Restrict transaction version numbers

There are many ideas under consideration about introducing new transaction formats. For keeping things clean it is best if the new transaction format can use a never-before-seen transaction version number. Since the transaction version number is the first four bytes of a transaction, this means that a transaction parser can trivially branch between ‘legacy format’ and ‘new format’ based on the first four bytes, without needing any context.

Currently there is only a policy-level rule that transactions shall be version 1 or 2. (OP_CSV and BIP68 are only active for tx version >2, hence why version 2 is allowed). However any transaction version is permitted by consensus.

Thus there is a problem: right now if we (say) propose that a new transaction format will use version=123456 (never used as of today), then a disruptive person can mine a block that includes examples of legacy transactions with version=123456, prior to the proper activation of the new format. Then, the new transaction format will be reusing a prior-seen transaction version, and this creates a technical nightmare for nodes and wallets that now cannot parse transactions without having context of which block those transactions have appeared in or will appear in. Context-free parsing is very valuable and worth keeping.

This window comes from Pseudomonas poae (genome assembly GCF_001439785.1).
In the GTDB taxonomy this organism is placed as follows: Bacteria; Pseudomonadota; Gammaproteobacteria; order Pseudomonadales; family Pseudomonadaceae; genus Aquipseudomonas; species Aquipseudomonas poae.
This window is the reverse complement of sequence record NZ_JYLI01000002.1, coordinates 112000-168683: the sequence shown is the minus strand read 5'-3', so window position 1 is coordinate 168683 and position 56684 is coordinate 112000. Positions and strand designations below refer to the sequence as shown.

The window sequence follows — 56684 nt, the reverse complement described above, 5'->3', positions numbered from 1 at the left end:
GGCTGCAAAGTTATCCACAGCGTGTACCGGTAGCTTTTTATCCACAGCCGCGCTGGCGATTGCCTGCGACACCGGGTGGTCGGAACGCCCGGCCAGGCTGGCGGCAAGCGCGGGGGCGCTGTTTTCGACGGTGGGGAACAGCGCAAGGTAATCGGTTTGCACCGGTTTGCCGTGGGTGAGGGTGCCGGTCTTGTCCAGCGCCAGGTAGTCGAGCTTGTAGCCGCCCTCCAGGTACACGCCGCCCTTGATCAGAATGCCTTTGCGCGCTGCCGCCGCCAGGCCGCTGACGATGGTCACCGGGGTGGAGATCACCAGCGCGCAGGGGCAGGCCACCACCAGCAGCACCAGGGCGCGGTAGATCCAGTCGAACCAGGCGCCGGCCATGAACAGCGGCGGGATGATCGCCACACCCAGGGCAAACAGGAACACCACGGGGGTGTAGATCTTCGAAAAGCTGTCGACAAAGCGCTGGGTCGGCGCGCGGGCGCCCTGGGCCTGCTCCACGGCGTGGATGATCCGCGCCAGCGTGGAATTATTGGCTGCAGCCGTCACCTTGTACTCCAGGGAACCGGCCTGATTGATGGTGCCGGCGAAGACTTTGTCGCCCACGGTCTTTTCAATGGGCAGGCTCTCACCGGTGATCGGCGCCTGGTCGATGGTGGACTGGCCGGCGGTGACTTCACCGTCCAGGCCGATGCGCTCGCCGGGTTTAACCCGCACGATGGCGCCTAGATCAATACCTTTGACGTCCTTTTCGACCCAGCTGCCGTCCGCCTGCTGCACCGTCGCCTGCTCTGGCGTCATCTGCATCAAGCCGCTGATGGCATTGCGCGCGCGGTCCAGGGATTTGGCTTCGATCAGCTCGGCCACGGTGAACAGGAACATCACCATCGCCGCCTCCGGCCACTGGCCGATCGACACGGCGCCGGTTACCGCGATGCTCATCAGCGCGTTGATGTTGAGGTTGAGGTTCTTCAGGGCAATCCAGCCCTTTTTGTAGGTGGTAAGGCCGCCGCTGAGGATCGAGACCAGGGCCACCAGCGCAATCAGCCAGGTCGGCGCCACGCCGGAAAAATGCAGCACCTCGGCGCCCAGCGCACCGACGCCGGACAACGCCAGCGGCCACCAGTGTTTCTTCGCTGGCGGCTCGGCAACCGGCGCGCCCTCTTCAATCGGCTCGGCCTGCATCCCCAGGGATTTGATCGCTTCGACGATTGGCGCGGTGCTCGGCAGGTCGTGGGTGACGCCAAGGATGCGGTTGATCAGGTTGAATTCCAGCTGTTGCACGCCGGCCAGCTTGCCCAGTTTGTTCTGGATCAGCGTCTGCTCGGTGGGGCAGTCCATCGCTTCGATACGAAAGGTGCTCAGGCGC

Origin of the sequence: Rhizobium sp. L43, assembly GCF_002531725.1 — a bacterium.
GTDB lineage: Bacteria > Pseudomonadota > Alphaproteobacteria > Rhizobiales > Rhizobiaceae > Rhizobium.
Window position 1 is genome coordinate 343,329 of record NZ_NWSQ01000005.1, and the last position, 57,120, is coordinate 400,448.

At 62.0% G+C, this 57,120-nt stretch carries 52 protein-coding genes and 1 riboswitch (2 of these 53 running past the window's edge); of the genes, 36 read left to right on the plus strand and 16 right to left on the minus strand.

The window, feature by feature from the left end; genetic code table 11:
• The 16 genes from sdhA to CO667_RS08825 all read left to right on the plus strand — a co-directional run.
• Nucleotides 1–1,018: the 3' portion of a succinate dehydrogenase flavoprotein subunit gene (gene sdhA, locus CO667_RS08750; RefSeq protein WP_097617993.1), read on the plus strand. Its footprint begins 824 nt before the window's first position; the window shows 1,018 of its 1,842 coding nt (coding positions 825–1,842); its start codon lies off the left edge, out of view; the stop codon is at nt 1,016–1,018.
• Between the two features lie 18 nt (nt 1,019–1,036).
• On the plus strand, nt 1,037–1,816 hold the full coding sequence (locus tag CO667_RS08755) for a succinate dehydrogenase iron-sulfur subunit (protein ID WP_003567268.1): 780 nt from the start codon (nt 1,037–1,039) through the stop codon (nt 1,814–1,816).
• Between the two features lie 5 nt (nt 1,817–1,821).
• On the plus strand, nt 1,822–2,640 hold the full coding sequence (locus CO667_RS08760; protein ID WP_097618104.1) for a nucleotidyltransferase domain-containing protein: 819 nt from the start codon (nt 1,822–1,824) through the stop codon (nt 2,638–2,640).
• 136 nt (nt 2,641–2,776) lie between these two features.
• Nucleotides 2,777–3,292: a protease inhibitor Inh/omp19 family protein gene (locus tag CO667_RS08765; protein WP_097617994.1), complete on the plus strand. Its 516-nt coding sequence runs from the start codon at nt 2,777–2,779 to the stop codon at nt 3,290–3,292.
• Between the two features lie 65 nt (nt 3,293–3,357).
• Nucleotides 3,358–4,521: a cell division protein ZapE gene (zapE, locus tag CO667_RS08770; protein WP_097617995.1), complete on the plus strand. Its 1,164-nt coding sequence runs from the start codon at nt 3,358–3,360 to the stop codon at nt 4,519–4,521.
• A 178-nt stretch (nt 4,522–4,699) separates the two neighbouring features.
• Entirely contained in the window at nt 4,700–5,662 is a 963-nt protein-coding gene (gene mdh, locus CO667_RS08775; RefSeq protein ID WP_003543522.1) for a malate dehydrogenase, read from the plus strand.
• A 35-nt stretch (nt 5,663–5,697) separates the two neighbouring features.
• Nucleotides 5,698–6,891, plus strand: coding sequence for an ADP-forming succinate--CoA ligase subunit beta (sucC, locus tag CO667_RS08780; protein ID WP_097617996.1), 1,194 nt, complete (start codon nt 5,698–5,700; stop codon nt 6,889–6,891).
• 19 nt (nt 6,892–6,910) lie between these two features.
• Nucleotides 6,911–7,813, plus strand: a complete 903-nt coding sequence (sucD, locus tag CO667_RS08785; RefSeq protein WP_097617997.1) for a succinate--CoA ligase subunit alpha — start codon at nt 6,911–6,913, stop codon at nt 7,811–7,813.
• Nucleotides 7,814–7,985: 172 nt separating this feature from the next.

Hence, a proposal:

An upgrade shall be made that restricts transaction version numbers to be 1 or 2, at consensus layer.

Estimated negative impacts:

  • Miners: No harm, since miners generally use transaction version=1 for the coinbase. Unlike the block header version, there is no advantage / meaning assigned to the coinbase tx version.
  • Wallets/ecosystem: No harm for wallets which are already constrained by the version=1,2 rule when generating new transactions.
  • Full node development burden: This would be a routine upgrade with no weird side effects and can be easily included as a MTP-activated rule in ContextualCheckTransaction (or equivalent for other codebases).
  • Future development: This change is purely meant to simplify future development of hard forks, but at the same time it hampers the options available to future soft forks. If it is anticipated that BCH will ossify and convert to a soft-fork-only network like BTC, then the proposed version restriction should have a predetermined sunset date.
  • The actual introduction of a new tx format will require a great deal of work from all ecosystem players. Thus if the entire concept of a new tx format is opposed, then this version restriction may also be opposed as it increases the likelihood of a new tx format being introduced.